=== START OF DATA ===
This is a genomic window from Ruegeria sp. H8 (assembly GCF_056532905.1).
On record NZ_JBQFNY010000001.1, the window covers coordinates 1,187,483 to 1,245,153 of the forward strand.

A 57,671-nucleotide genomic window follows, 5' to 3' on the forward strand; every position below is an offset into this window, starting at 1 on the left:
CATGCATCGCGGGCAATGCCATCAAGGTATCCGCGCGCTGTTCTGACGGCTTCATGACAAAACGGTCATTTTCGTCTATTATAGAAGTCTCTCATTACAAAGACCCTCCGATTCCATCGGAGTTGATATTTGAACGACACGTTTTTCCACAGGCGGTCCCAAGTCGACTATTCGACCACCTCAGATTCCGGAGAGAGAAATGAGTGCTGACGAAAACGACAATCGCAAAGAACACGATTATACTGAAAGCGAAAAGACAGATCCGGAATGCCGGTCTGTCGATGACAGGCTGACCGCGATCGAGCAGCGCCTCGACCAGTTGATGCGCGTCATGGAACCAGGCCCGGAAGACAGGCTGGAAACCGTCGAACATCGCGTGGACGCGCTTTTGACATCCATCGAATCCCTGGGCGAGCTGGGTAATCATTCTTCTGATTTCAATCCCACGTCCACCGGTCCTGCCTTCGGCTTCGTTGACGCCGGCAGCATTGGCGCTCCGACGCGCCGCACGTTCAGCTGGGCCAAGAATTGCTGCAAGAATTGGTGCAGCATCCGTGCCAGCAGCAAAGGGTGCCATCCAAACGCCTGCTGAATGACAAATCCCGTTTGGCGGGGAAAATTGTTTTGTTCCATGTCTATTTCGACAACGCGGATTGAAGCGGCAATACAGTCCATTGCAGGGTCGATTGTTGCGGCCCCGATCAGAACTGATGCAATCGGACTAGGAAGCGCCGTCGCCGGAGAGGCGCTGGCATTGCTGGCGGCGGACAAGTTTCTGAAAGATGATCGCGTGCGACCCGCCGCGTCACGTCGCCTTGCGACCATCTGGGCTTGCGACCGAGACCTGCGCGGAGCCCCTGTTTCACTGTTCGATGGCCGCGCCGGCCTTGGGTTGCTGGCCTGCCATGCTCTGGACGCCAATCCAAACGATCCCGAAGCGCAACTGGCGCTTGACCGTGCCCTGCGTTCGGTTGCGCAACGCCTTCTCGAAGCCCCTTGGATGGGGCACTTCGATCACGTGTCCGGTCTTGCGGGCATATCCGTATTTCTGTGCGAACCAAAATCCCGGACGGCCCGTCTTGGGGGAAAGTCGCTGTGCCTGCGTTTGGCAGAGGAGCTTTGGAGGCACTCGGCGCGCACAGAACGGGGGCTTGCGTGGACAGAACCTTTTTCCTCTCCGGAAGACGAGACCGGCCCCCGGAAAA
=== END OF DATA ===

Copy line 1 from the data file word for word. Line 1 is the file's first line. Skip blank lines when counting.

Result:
This is a genomic window from Ruegeria sp. H8 (assembly GCF_056532905.1).